People frolicking in the spring-fed pool at Camden State Park are only the most recent species to wallow about there. China hogs enjoyed the refreshing waters at one time. Before it was a park, the area was a farmsite owned by Andrew and Caroline Dale.
Their grandchildren congregated in the Camden woods the second week of August for a family reunion. Among the places they came from were Washington, Illinois, Florida, Oklahoma and Arizona in addition to Lynd, Marshall and Hanley Falls and Glenwood. Twenty out of 28 cousins came, along with spouses and a few children.
"We used to have family reunions every year," said Roger Dale of Hanley Falls, "but we haven't been together since World War II."
Photo by Karin Elton
Dennis Schroeder of Marshall, the son of Nora Dale Schroeder, the eldest Dale daughter of the farm family that once lived in the Camden Woods, looks over the spot where the farmhouse once stood.
The elder Dales died tragically in July 1921 in a car/train crash by the Marshall airport on Highway 19.
The children living at the time of their parents' death were Helmer, Nora, Alfred, Victor, Esther and Clifford. Helmer was the oldest and Nora was about 15, so they took care of their younger siblings.
"(Nora) had to quit going to school," said Shirley Irsfeld, Nora's daughter. "Their grandmother lived there a while. They had no money. They had hogs and milk from the cows."
"One whole winter they ate a lot of corn," said Dennis Schroeder of Marshall, who was Nora's son. "They ate a lot of Johnnycake (corn bread)."
Clifford Dale was the youngest and was sent to live with family friends, said his son, Gary Dale of Ellensburg, Wash.
Andrew Dale immigrated to America from Norway when he was 12 years old, said Roger Dale.
"He was a stowaway on a boat and the captain found him and signed for him to stay in America," he said.
After living in Bricelyn, he made his way to the Lynd area because it reminded him of Norway, said Jim Dale of Lynd.
"He moved there on a train - he moved his livestock and machinery on a train," he said.
The area then known as Camden Woods was used by locals for picnics and family gatherings.
Shirley Irsfeld remembers skiing on the hills of Camden.
"We had a lot of fun up there," she said.
Camden State Park was acquired by eminent domain by the state in 1934 and was officially established in 1935.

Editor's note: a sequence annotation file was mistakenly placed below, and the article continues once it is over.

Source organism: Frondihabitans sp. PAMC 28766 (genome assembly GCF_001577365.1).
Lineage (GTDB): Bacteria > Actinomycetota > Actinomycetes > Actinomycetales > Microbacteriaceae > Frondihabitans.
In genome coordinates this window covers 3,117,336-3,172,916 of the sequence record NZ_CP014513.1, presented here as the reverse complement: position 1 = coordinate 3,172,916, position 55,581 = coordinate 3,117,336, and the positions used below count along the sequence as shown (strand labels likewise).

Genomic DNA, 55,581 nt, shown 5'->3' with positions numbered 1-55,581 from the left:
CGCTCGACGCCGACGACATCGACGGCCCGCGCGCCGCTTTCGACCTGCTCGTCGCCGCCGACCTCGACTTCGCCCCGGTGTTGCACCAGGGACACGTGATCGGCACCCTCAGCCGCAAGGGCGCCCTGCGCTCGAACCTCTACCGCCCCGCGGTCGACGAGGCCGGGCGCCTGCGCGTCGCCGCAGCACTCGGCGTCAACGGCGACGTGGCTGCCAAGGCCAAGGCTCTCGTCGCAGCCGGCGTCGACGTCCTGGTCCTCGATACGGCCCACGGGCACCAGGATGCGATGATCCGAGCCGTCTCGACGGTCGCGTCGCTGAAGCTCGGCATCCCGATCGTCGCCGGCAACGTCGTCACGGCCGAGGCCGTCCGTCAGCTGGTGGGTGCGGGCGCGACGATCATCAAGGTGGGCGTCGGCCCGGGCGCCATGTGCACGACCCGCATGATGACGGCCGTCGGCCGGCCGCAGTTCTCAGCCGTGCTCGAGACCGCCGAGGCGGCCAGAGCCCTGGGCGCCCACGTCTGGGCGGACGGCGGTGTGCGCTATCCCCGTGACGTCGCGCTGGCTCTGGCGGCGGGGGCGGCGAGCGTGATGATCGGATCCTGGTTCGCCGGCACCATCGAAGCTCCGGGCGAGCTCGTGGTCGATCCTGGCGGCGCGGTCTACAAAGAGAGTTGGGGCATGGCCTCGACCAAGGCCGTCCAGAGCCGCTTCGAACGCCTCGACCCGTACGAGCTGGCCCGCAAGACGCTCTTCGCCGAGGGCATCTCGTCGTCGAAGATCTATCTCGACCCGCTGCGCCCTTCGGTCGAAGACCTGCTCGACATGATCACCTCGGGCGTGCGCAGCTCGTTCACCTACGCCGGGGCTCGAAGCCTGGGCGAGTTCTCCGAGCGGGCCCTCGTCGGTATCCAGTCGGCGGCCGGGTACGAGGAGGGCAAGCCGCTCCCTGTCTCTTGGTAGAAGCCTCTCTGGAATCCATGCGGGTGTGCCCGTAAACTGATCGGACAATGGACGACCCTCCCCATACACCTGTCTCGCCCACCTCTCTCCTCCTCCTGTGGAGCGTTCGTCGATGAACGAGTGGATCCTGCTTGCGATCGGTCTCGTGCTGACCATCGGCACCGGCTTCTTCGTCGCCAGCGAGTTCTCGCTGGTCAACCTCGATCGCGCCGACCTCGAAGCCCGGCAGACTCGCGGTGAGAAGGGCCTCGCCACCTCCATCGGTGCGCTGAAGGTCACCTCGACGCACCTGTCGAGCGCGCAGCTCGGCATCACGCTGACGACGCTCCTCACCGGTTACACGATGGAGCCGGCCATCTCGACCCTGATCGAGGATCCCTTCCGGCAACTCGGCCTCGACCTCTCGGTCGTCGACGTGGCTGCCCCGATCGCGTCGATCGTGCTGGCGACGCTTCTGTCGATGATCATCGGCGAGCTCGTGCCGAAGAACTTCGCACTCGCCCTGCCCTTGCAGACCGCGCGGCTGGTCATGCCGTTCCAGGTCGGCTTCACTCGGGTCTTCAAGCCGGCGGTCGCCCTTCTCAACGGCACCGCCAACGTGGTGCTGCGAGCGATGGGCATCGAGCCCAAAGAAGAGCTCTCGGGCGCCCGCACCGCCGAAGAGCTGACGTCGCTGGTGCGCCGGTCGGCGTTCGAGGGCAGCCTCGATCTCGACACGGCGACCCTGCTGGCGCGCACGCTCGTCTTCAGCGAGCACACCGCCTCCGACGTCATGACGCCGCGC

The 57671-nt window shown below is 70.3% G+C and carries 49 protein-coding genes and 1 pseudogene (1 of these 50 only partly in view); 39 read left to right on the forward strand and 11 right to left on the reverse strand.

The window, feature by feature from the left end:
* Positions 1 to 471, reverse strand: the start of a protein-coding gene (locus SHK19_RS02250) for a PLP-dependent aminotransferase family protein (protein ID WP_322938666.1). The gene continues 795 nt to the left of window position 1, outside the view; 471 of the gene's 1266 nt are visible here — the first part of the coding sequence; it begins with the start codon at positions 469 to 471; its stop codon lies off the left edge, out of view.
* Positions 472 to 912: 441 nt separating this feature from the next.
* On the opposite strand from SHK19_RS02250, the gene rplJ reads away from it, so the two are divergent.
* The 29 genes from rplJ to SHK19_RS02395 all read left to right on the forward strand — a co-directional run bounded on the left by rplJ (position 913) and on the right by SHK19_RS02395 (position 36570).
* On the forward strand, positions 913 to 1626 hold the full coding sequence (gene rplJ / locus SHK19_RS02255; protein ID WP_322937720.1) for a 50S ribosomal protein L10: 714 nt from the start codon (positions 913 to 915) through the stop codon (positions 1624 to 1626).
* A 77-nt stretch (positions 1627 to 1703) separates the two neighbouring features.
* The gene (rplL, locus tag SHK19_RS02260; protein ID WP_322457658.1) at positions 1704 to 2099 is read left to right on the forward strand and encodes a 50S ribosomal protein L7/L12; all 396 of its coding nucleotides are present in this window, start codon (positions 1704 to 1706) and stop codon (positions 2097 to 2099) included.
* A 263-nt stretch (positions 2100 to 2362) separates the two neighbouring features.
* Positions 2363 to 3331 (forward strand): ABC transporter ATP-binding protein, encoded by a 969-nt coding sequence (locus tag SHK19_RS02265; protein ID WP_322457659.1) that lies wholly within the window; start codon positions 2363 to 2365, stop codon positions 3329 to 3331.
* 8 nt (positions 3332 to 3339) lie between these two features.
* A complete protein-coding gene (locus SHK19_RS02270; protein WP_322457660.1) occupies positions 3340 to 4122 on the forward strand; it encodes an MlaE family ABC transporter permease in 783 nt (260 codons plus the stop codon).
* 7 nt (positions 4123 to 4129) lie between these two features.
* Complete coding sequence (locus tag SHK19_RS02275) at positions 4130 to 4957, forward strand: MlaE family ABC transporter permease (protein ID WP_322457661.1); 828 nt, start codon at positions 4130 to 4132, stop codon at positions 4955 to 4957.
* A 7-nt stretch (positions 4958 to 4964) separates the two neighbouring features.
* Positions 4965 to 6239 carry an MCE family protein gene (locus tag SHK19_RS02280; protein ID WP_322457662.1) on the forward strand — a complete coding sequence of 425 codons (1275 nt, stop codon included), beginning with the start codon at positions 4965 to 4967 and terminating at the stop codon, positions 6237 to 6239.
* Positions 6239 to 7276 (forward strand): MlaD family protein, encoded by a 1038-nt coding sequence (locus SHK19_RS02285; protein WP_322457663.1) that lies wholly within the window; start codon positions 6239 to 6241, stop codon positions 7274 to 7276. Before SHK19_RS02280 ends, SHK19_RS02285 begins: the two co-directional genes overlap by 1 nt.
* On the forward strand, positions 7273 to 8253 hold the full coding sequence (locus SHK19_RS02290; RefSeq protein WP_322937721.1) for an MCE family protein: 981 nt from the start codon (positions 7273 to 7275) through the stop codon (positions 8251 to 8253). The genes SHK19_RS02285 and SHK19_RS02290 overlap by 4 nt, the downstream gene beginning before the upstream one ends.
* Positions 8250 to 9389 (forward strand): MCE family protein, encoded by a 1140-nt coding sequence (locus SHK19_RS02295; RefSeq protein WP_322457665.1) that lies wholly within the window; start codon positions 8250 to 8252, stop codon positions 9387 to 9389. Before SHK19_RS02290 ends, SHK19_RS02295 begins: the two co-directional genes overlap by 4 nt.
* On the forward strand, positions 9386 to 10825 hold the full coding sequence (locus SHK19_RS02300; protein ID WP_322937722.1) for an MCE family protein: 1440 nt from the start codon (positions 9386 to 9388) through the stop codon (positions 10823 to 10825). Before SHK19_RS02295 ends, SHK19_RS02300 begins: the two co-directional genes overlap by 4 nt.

The house and barn used to be behind the pool. The foundation can be seen today and there used to be a sign saying the foundation was from an early fur trading post until somebody set the state straight, said Jim Dale of rural Lynd.
Perhaps a post was there earlier but the clan isn't sure.
At the reunion, the cousins walked past the pool uphill to where part of the stone foundation of the farm is still visible.
Gary Dale said he could see why the farm was situated where it was.
"With the water in front and the hill in back - it's a good spot for a house," he said.
Camden State Park Manager Bill Dinesen and historian Bill Palmer of Marshall gave a PowerPoint presentation on the founding of Camden State Park to the Dale clan during their reunion.
He said Helmer Dale lived on the farm when Camden State Park was under construction in August of 1934. Helmer Dale was a civilian foreman with the Veteran Conservation Corps (World War I veterans) and helped build the two shelters in Camden State Park.
The VCC and Civilian Conservation Corps demolished the Dale house and outbuildings, said Palmer, to which several Dale relatives expressed dismay.
"They didn't think about the cultural history at the time," Palmer said.
Palmer said the barn wood was used to make "Port-a-potties" - portable outhouses so the men wouldn't use the great outdoors as much.
Development in Camden State Park was completed by the end of September 1936.
Roger Dale said it was good for the cousins to share memories of their parents and grandparents.
"Each one knows a little bit of family history and we're sharing with each other," he said.